Participating in a discussion on `Ayodhya - The way out', Shahabuddin said: "The judicial process should go on. Talks can also go on." While favouring the judicial route to solve the vexed issue, Shahabuddin said that he saw a "ray of hope at the end of the tunnel" and expected a decision on the matter in just over a year's time. Referring to the Sankaracharya's initiative, Shahabuddin said that "no talks took place in the real sense" as it was only an "exchange of letters". The government, he said, should assume responsibility for holding "sincere" talks "privately" with the parties concerned.
The AIMPLB's rejection of the Sankaracharya's proposals should not be surprising, especially after his statement to a news channel that "there was no need for a mosque at the disputed site in Ayodhya". Knowing the stated positions of the two warring parties, the AIMPLB and the VHP, such an outcome was only to be expected because the Sankaracharya sought the unconditional surrender by Muslims of the three shrines in Ayodhya, Kashi and Mathura. The VHP and the Sangh Parivar have been reiterating that Muslims should "gift" the disputed land in Ayodhya to Hindus, that they should eventually withdraw their claims on Kashi and Mathura because they were places revered by crores of Hindus, and that any dispute over these places would vitiate communal harmony.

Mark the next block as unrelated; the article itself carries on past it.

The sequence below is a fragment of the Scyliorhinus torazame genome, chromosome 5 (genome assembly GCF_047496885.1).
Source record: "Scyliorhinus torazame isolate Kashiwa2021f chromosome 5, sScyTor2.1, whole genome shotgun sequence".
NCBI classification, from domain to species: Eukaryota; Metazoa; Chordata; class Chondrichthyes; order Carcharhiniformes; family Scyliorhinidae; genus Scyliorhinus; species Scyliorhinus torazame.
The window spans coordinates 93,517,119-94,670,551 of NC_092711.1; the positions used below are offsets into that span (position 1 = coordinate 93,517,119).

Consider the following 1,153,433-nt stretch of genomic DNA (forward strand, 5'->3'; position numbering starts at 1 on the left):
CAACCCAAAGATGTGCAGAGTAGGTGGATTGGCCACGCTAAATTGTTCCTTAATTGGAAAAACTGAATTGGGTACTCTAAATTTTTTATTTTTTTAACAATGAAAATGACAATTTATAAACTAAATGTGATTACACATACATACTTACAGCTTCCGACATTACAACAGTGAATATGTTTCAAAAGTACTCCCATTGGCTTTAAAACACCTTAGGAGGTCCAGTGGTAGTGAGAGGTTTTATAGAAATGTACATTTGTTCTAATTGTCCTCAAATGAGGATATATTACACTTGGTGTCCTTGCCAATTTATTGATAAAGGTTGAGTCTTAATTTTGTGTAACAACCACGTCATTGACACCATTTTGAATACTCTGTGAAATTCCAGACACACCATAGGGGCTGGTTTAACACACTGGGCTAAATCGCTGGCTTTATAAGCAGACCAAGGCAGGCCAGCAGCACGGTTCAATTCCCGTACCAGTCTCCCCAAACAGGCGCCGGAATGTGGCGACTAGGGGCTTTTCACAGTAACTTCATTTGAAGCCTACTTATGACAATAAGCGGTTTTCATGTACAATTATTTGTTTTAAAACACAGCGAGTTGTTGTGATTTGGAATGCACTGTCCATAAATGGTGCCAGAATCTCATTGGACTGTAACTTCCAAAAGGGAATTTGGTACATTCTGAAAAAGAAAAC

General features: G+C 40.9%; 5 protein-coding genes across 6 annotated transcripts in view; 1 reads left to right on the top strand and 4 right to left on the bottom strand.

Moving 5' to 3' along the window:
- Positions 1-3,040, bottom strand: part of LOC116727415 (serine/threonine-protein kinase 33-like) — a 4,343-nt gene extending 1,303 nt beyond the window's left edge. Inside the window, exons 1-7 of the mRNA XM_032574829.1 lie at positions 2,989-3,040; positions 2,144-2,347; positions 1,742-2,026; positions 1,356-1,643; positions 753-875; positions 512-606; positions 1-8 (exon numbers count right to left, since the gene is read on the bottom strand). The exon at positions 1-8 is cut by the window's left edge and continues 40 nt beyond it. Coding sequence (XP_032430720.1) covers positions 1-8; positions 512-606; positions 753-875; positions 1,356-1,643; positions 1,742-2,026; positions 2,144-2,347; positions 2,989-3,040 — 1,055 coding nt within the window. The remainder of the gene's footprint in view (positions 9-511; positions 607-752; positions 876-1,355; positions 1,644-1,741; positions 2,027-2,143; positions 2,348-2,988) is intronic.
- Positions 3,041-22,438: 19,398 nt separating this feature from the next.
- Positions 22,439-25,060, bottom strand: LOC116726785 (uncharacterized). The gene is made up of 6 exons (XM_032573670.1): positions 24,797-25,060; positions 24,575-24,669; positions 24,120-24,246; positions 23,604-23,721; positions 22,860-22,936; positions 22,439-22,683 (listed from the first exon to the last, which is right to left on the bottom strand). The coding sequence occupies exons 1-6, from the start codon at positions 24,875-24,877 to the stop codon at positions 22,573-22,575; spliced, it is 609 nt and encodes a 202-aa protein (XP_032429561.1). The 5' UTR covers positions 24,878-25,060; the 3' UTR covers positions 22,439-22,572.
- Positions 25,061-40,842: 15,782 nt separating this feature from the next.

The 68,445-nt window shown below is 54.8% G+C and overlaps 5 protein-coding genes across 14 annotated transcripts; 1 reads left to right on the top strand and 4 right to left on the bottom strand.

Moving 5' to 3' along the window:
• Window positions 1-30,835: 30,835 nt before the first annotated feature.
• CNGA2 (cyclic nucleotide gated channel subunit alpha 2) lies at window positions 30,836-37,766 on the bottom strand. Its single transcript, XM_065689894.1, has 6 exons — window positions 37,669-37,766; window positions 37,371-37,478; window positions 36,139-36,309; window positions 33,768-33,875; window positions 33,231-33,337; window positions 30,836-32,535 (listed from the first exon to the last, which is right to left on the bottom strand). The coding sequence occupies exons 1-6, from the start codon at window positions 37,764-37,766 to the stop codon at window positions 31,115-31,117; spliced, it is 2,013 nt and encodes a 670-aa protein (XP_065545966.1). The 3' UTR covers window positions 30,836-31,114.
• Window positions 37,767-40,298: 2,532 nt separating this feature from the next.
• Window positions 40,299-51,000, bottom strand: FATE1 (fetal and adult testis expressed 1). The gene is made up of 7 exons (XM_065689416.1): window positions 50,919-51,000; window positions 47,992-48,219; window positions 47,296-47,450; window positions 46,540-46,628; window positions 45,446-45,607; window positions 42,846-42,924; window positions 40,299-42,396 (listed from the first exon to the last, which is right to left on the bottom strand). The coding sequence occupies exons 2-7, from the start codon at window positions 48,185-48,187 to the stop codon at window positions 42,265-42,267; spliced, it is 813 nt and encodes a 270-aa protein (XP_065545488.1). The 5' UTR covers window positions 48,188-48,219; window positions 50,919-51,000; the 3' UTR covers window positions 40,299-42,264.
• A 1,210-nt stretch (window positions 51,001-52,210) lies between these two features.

In the interview to the news channel, the Sankaracharya reportedly said: "There is no need for another mosque in Ayodhya, where there were eight mosques already." According to AIMPLB sources, it was this statement that ensured the rejection of the formula by the Board even before its much-awaited meeting on July 6 began. According to Maulana Kalbe Sadiq, AIMPLB vice-president, although the second letter seems to have been drafted under pressure from the Sangh Parivar, the Board was still open to the prospect of talks. Although the Sankaracharya's first letter to AIMPLB Chairman Maulana Rabe Hassan Nadvi was encouraging, his second letter, sent in response to some clarifications sought by Nadvi, was disappointing, he said. Personally, he said, he felt that a Board's committee should meet the Sankaracharya to suggest its proposal for resolving the issue.